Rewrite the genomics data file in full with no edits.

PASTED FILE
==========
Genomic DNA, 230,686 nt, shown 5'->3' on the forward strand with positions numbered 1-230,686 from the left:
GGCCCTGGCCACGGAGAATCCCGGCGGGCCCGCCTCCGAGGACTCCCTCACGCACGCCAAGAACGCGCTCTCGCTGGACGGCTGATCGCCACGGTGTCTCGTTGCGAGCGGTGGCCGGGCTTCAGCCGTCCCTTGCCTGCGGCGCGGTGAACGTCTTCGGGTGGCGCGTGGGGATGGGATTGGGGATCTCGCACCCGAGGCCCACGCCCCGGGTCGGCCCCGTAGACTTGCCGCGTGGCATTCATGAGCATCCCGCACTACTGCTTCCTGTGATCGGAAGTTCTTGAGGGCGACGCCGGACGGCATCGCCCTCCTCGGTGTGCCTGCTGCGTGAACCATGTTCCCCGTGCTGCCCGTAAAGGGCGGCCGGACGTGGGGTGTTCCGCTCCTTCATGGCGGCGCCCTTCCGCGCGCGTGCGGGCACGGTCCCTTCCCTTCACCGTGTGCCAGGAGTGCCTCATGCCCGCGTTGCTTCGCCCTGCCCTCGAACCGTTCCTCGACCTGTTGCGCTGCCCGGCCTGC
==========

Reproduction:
Genomic DNA, 230,686 nt, shown 5'->3' on the forward strand with positions numbered 1-230,686 from the left:
GGCCCTGGCCACGGAGAATCCCGGCGGGCCCGCCTCCGAGGACTCCCTCACGCACGCCAAGAACGCGCTCTCGCTGGACGGCTGATCGCCACGGTGTCTCGTTGCGAGCGGTGGCCGGGCTTCAGCCGTCCCTTGCCTGCGGCGCGGTGAACGTCTTCGGGTGGCGCGTGGGGATGGGATTGGGGATCTCGCACCCGAGGCCCACGCCCCGGGTCGGCCCCGTAGACTTGCCGCGTGGCATTCATGAGCATCCCGCACTACTGCTTCCTGTGATCGGAAGTTCTTGAGGGCGACGCCGGACGGCATCGCCCTCCTCGGTGTGCCTGCTGCGTGAACCATGTTCCCCGTGCTGCCCGTAAAGGGCGGCCGGACGTGGGGTGTTCCGCTCCTTCATGGCGGCGCCCTTCCGCGCGCGTGCGGGCACGGTCCCTTCCCTTCACCGTGTGCCAGGAGTGCCTCATGCCCGCGTTGCTTCGCCCTGCCCTCGAACCGTTCCTCGACCTGTTGCGCTGCCCGGCCTGC